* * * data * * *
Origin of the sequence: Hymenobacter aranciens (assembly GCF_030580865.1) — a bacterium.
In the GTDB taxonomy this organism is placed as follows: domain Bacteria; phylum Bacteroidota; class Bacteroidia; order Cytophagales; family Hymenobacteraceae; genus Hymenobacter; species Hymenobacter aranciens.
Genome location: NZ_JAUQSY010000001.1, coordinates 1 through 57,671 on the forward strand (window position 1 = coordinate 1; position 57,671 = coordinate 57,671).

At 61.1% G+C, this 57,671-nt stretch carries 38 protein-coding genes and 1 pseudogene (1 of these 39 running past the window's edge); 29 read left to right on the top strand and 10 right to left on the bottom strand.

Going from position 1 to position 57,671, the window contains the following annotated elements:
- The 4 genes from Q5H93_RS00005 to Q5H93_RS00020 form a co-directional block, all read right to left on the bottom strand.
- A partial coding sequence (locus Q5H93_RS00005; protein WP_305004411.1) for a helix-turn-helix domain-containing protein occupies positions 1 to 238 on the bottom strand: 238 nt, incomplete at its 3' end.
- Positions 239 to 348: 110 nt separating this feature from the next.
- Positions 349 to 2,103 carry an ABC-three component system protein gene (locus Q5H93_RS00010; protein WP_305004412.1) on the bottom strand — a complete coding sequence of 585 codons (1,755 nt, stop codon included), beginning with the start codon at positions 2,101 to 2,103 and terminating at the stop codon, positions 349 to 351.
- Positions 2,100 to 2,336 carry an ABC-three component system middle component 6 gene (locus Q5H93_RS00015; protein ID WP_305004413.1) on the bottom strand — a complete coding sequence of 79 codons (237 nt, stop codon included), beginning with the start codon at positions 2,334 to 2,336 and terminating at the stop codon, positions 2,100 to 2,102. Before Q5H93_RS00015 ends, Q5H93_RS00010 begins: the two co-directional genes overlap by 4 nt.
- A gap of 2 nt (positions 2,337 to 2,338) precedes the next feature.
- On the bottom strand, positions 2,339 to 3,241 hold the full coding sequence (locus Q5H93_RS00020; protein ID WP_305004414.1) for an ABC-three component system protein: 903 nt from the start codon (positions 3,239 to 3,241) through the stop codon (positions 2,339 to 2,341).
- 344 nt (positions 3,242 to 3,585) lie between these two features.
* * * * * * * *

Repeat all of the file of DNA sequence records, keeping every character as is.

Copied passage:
Origin of the sequence: Hymenobacter aranciens (assembly GCF_030580865.1) — a bacterium.
In the GTDB taxonomy this organism is placed as follows: domain Bacteria; phylum Bacteroidota; class Bacteroidia; order Cytophagales; family Hymenobacteraceae; genus Hymenobacter; species Hymenobacter aranciens.
Genome location: NZ_JAUQSY010000001.1, coordinates 1 through 57,671 on the forward strand (window position 1 = coordinate 1; position 57,671 = coordinate 57,671).

At 61.1% G+C, this 57,671-nt stretch carries 38 protein-coding genes and 1 pseudogene (1 of these 39 running past the window's edge); 29 read left to right on the top strand and 10 right to left on the bottom strand.

Going from position 1 to position 57,671, the window contains the following annotated elements:
- The 4 genes from Q5H93_RS00005 to Q5H93_RS00020 form a co-directional block, all read right to left on the bottom strand.
- A partial coding sequence (locus Q5H93_RS00005; protein WP_305004411.1) for a helix-turn-helix domain-containing protein occupies positions 1 to 238 on the bottom strand: 238 nt, incomplete at its 3' end.
- Positions 239 to 348: 110 nt separating this feature from the next.
- Positions 349 to 2,103 carry an ABC-three component system protein gene (locus Q5H93_RS00010; protein WP_305004412.1) on the bottom strand — a complete coding sequence of 585 codons (1,755 nt, stop codon included), beginning with the start codon at positions 2,101 to 2,103 and terminating at the stop codon, positions 349 to 351.
- Positions 2,100 to 2,336 carry an ABC-three component system middle component 6 gene (locus Q5H93_RS00015; protein ID WP_305004413.1) on the bottom strand — a complete coding sequence of 79 codons (237 nt, stop codon included), beginning with the start codon at positions 2,334 to 2,336 and terminating at the stop codon, positions 2,100 to 2,102. Before Q5H93_RS00015 ends, Q5H93_RS00010 begins: the two co-directional genes overlap by 4 nt.
- A gap of 2 nt (positions 2,337 to 2,338) precedes the next feature.
- On the bottom strand, positions 2,339 to 3,241 hold the full coding sequence (locus Q5H93_RS00020; protein ID WP_305004414.1) for an ABC-three component system protein: 903 nt from the start codon (positions 3,239 to 3,241) through the stop codon (positions 2,339 to 2,341).
- 344 nt (positions 3,242 to 3,585) lie between these two features.